Lady Olivia's Scandalous Letter
Last week I received a letter from Olivia Wingate-Carsington, the heroine from Loretta Chase's newest release Last Night's Scandal. Intrigued by Lady Olivia's view of the author and story itself, I have decided to share this piece of correspondence with the RT Readers. Enjoy!
I was made aware a short time ago that you had requested Loretta Chase to write an Essay or Divertissement or some such regarding her latest Romantic Novel, Last Night’s Scandal, in general and Olivia Wingate-Carsington—that is to say, me—in particular. I considered protesting on Grounds that she is not entirely trustworthy as regards facts. Few Authors are, even those of my own Sex, (though I admit the Ladies are less liable than the Gentlemen to exaggerate their Prowess (in all Categories).
However, a formal Protest has proved unnecessary, since, due to an Unfortunate Series of Events, her Essay has Disappeared in Mysterious Circumstances. Rather than Trouble her with this Information when she is industriously Working on a New Romantic Novel, I shall undertake to Explain the True State of Affairs.
It pains me to report that, in Last Night’s Scandal, Madam Authoress has let her Imagination Run Away with her. Though she does not say so directly, she broadly hints that I was pining for the Earl of Lisle for ten long years, ever since the Thrilling End of our first Journey together (described, with the Author’s usual Nonchalant Disregard for Veracity, in a previous Tale, Lord Perfect).
Pray do not let Sentiment lead you astray, but consider the matter logically: A Young Lady who is Infatuated with a Young Gentleman would not do everything in her power to keep that Gentleman on another Continent. True, Lisle was sent away to Egypt in the first place only because his Ridiculous Parents regarded me as a BAD INFLUENCE from whom he must be got as far away as possible. However, they would have summoned him Home ages ago had I not Dedicated myself to Foiling their Selfish Schemes. This has been far from easy, considering that my Innocent Quests for Knowledge and Experience are most usually Completely Misunderstood, and I am constantly being sent out of London to Rusticate in Derbyshire while the Scandal Dies Down.
I scorn to defend myself against Calumnies perpetrated by a Narrow-Minded Society and untrustworthy Former Friends like Sophy Hubble, the tattletale. It is unnecessary, I am sure, to point out to Discerning Individuals such as your Gentle Readers that I studied the new Illustrated Edition of Fanny Hill purely for Educational Purposes. As to the Incident at the Gaming Hell, the Episode at the Brothel, the Aborted Duel with Lord Bentwhistle, and my slightly higher-than-normal rate of Broken Engagements—I merely point out that Gentlemen engage in these Activities with Impunity (except, that is, for Breaking Engagements, which a Gentleman May Not Do—but a Girl is Entitled to Change her Mind, and it is better than making a FATAL ERROR, resulting in a Lifetime’s Misery).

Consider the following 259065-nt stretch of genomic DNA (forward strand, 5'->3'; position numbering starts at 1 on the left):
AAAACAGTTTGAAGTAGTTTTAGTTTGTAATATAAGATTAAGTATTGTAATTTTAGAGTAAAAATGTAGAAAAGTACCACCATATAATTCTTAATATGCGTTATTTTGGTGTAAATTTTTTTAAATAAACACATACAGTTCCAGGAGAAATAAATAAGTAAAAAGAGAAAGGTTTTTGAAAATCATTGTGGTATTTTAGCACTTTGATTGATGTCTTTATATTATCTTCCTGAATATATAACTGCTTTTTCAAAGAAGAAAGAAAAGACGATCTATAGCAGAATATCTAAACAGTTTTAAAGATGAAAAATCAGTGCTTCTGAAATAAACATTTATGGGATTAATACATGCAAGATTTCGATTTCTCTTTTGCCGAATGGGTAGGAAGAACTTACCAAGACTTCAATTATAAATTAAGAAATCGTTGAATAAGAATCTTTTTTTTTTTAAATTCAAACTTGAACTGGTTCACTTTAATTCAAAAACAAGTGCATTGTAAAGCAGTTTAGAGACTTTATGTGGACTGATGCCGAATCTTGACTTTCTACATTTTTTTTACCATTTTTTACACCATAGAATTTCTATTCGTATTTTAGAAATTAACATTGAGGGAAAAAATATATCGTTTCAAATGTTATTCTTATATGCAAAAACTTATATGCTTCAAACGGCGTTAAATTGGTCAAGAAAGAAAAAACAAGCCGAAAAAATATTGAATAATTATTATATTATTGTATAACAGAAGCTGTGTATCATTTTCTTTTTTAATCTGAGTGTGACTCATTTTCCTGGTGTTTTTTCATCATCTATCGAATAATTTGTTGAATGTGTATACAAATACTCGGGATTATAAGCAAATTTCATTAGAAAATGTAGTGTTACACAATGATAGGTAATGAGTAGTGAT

Sadly, a Young Lady who Thinks Independently might as well be a Scarlet Woman, for the Fuss the World—not to mention her Parents and Step-Grandparents—make. We live, alas, in Benighted Times, and when you consider how frequently I am sent into Exile—on the Smallest Provocation—you will be amazed at my finding the Time, let alone mustering the Energy and Inventiveness, to Control Lisle’s Lunatic Parents.
Furthermore, whatever else I may be (and upon this Topic, Opinion remains divided), I am not a Fool. I am well aware that the woman who gives her Heart to the Earl of Lisle is Destined for Despair, because the LOVE OF HIS LIFE is and always will be Egypt. True, he, like every other Man, has only ONE THING on his Mind when an Attractive Woman happens into View. His Masculine Interest, however intense, (well, he is Intense about everything) is Short-Lived. Should he catch sight of a smelly, crumbling Mummy or a ragged bit of Papyrus or even one of those little Wooden People he sends me from time to time, Aphrodite herself could not obtain his Undivided Attention, even if she appeared Naked on a large Shell.
It does not matter, you see, that he has grown shockingly handsome in Ten Years, or Dangerously Adept at Seduction. No Woman who knows him—and who knows him better than I do?—would allow herself to Succumb to him.
My interests, I assure you, are strictly Philanthropic. His Demented Parents have embarked on a Scheme certain to destroy his happiness, with possibly FATAL RESULTS. Since he can’t manage them, it is my Duty as his Friend to SAVE HIM. Yes, I know he doesn’t want to be saved, but that doesn’t Signify. Men never know what’s Good for them.
P.S. I pray that your Gentle Readers will not allow my little Correction to dissuade them from reading Madam Chase’s book. We women must support our Lady Novelists—heaven knows no one else will. The book, at any rate, is not Completely Without Merit, containing as it does some Amusing Bits and several Scenes of Impropriety nearly as Educational as Fanny Hill.
So there you have it, from Olivia herself. Loretta Chase's newest novel Last Night's Scandal provides entertainment (and an education) on the finer points of how a Georgian lady goes about tackling "Quests for Knowledge and Experience" while attempting, in her own way, to save her ... friend. Want to read more about Lady Olivia and Lord Lisle? Here is a Most Wonderful EXCERPT from Last Night's Scandal, a Top Pick! historical romance available now.